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Iran’s nuclear facility, which faced one of the world’s most complex cyber-attacks 17 years ago, is in the news this week. The Volkskrant reported that the virus was brought in by a secret agent. How does this “superworm” work?

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You read a lot about it in the news this week: the cyberattack Iran faced seventeen years ago. A Dutchman appears to have brought in the virus – also known as a “superworm”. In this article, we explain, as far as we can, how a superworm works, and how it changed warfare forever.

An agent of the Dutch General Intelligence and Security Service (Algemene Inlichtingen- en Veiligheidsdienst, AIVD) played a crucial role in disrupting the Iranian nuclear project in 2007. Using the Stuxnet computer worm, the agent managed to infect systems. This cyber attack, targeting Iran’s nuclear facilities, was carried out manually via USB sticks. Stuxnet caused physical damage to the infected devices. The discovery of Stuxnet in 2010 revealed the extent of cyber warfare and profoundly influenced the development of subsequent malware.

The sabotage of Iran’s nuclear weapons program by a Dutch AIVD agent, Erik van Sabben, is a story that reads like a spy thriller. The impact of his action through the Stuxnet worm was enormous. Nearly sixty percent of Iran’s computers were infected, leading to serious delays in their nuclear ambitions. But how could a single agent with a USB stick produce such a far-reaching effect?

The birth of a cyber weapon

Stuxnet, an ingenious piece of code, was one of a kind. It was the first known malware to inflict physical damage – in this case, to the centrifuges at Iran’s Natanz nuclear facility. The virus exploited four so-called zero-day vulnerabilities.

A zero-day (also called 0-day) is a previously unknown vulnerability in software; an exploit is software that uses a security hole to carry out an attack. Hence the nickname “worm”. It is used or shared by attackers before the target software developers know anything about this vulnerability.

The complexity of Stuxnet indicates well-funded and organized development. Estimates of the cost range up to a billion dollars. The fact that the worm could spread via USB drives was essential because the target installations were not directly connected to the Internet.

The infiltration

Erik van Sabben, the Dutch engineer and AIVD agent, had the technical expertise and necessary local connections to place the virus. His background and Iranian connections made him the ideal candidate for this dangerous mission. Yet, this was no easy task. The virus had to be manually inserted into an environment known for its stringent security measures.

The insidious thing about Stuxnet was that it could sometimes stay under the radar for weeks or even months, to strike with devastating force suddenly. The virus was programmed to take over the Siemens controllers and make the centrifuges spin themselves to pieces without any external indication of sabotage.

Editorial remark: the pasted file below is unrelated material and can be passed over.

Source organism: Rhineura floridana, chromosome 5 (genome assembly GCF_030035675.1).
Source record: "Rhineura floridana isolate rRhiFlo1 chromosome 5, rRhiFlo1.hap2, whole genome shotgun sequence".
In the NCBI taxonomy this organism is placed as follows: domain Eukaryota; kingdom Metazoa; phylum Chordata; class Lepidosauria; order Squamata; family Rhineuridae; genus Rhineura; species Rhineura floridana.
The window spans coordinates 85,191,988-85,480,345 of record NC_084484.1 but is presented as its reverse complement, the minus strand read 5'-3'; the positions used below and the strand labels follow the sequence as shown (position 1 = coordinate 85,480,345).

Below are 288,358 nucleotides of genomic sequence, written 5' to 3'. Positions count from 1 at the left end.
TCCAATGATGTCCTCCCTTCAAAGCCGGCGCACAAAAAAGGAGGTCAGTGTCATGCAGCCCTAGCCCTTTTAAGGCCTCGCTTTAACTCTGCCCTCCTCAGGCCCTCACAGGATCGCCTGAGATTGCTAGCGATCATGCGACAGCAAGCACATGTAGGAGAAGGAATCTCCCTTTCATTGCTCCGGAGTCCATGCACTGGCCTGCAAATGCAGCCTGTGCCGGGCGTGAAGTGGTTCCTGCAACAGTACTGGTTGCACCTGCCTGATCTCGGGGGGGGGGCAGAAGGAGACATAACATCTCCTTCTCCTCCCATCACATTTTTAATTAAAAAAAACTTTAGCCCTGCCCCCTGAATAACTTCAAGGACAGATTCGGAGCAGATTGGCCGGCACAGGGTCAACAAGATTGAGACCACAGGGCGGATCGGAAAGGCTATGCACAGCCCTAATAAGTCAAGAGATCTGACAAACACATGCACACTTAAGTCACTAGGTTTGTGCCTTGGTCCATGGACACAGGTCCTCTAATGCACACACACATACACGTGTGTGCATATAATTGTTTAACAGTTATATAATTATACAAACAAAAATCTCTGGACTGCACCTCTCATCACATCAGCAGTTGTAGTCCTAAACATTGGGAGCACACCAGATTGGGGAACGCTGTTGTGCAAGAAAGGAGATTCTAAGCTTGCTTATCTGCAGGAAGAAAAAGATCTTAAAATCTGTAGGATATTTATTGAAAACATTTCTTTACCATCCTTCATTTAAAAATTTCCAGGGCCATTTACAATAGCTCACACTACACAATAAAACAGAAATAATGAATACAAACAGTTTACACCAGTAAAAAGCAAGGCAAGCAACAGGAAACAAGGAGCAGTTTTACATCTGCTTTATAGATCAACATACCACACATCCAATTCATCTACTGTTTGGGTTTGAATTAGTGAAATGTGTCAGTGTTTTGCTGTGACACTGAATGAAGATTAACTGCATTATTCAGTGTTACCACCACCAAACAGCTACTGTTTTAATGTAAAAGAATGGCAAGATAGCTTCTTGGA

The revelation and international implications

When Stuxnet was finally discovered in 2010, the world witnessed the birth of a new era in warfare. The virus not only spread within Iran but also hit Siemens equipment in some 150 countries. This unintended effect showed the potentially global reach of such cyber weapons.

The perpetrators behind the virus, though initially a mystery, were reportedly U.S. and Israeli intelligence agencies. Their goal was clear: to disrupt Iran’s nuclear program. But Stuxnet’s escape outside its intended environment revealed the risks of such digital weapons and their potential to unintentionally target allies as well.

A pioneer in digital warfare

Stuxnet is considered the most powerful cyber weapon of its time, and the revelations surrounding Van Sabben’s involvement have led to a storm of political discussion in the Netherlands. The House of Representatives is demanding clarification as to why the AIVD was unaware of the operation being carried out by one of their own agents.

The implications of Stuxnet are far-reaching. It has served as a blueprint for other malware, such as Flame and Duqu, and has fundamentally changed how governments and companies think about cybersecurity.

Lessons for the future

The aftermath of Stuxnet highlights the importance of cybersecurity measures. Companies and governments worldwide are now more focused than ever on protecting their critical infrastructures from such attacks. Using firewalls, monitoring network activity, and strict policies on the use of removable media are just some of the steps to prevent similar incidents in the future.

As the digital world evolves at breakneck speed, it is becoming increasingly clear that the line between the cyber and physical worlds is blurring. Stuxnet has paved the way for an era in which cyber attacks can have tangible consequences.